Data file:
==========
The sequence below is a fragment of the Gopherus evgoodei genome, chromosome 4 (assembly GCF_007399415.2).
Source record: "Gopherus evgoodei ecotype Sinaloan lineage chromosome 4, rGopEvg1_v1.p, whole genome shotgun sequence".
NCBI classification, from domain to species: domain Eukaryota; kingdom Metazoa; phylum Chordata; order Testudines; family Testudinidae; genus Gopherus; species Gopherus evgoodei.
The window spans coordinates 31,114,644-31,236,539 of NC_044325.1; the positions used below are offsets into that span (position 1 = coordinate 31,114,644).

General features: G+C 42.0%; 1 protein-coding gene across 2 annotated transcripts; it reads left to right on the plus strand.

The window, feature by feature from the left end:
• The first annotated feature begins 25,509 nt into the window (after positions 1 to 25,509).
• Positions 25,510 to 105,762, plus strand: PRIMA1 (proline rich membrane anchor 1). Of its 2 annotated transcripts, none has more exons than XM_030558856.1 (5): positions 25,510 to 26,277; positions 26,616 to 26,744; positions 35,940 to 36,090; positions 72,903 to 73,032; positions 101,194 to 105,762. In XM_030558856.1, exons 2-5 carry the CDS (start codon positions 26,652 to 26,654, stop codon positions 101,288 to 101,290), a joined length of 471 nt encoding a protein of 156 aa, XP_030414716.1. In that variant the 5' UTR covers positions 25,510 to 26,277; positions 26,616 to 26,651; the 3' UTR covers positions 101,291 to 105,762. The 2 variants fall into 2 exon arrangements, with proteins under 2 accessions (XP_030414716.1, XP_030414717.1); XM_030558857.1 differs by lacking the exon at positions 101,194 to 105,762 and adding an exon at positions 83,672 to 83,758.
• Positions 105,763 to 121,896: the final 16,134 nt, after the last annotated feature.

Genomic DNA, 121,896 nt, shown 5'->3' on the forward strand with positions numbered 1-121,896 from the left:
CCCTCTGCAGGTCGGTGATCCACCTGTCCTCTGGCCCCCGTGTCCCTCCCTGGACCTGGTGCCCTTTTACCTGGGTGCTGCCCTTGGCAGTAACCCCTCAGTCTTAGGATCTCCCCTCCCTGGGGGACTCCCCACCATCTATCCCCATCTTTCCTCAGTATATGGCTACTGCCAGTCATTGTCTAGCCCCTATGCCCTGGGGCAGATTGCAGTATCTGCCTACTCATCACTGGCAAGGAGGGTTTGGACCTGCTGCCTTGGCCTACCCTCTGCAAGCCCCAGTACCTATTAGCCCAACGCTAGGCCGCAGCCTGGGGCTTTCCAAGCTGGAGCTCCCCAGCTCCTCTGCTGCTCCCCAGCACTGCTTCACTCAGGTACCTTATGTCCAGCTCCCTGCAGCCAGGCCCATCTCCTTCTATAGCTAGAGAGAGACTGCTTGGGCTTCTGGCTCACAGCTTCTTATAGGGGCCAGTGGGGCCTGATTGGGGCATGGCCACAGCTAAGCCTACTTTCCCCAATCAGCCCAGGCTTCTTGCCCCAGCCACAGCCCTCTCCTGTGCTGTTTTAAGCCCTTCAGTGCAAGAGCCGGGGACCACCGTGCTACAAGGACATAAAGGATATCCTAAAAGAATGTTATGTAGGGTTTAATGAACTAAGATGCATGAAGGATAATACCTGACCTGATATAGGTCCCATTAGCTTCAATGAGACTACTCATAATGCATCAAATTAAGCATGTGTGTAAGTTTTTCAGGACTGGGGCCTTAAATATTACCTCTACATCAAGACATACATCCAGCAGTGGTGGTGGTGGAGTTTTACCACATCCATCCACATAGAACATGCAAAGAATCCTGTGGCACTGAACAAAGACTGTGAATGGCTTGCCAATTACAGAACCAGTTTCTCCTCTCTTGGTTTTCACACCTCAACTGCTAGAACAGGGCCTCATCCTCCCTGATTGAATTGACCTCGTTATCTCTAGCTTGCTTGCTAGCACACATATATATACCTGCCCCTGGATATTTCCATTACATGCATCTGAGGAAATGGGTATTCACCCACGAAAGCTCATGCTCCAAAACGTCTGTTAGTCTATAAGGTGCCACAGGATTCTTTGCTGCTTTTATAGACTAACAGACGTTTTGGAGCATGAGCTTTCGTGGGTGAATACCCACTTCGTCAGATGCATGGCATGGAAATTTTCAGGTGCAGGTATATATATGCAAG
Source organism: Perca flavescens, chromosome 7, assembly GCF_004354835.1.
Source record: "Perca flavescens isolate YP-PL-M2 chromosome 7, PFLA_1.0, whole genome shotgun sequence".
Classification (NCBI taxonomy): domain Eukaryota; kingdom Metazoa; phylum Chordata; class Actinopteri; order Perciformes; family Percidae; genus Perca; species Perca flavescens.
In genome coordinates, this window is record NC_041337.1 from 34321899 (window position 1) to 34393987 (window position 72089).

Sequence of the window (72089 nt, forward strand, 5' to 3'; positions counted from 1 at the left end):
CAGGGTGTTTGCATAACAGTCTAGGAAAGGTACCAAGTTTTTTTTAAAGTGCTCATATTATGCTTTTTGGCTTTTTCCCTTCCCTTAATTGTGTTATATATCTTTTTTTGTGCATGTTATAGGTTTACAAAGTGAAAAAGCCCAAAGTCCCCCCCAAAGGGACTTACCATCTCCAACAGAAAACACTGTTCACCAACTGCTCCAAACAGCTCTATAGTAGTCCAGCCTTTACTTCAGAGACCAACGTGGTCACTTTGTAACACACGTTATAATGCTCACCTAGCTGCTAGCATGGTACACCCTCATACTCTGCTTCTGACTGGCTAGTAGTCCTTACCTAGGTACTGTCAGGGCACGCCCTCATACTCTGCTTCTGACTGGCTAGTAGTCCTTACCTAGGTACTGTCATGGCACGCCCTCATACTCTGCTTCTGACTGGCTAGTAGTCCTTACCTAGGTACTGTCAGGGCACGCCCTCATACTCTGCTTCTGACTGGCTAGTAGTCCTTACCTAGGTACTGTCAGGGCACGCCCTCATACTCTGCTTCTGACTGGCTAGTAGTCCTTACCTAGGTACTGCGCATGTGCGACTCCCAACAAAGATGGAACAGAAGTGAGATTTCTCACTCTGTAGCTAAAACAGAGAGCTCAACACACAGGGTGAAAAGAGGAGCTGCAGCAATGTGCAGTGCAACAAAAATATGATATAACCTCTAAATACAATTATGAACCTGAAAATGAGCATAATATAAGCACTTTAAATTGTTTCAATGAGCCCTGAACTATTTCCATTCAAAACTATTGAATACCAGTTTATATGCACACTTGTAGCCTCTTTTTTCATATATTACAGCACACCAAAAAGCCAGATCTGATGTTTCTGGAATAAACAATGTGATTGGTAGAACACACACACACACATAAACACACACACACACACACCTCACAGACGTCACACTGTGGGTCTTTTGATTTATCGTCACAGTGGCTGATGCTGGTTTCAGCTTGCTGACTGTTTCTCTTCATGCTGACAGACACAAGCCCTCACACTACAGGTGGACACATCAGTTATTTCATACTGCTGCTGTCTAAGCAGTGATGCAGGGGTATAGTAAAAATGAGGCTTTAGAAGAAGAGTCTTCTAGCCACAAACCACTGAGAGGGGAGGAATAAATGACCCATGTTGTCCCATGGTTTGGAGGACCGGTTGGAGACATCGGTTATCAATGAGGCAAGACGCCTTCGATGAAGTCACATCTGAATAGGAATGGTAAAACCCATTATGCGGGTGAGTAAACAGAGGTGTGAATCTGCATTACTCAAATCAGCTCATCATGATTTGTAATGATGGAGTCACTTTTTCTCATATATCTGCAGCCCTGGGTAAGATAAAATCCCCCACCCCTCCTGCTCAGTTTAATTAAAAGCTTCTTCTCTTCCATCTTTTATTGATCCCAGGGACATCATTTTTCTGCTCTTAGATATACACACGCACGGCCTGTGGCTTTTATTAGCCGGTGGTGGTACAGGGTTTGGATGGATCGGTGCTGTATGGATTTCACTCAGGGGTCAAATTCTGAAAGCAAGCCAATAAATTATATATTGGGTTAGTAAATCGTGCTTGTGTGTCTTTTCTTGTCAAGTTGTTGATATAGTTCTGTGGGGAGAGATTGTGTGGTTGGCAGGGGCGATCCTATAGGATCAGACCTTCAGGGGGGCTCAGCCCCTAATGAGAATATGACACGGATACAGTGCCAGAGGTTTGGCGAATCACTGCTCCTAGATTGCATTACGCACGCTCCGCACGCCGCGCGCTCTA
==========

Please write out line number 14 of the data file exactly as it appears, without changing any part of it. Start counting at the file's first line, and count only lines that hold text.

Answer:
Classification (NCBI taxonomy): domain Eukaryota; kingdom Metazoa; phylum Chordata; class Actinopteri; order Perciformes; family Percidae; genus Perca; species Perca flavescens.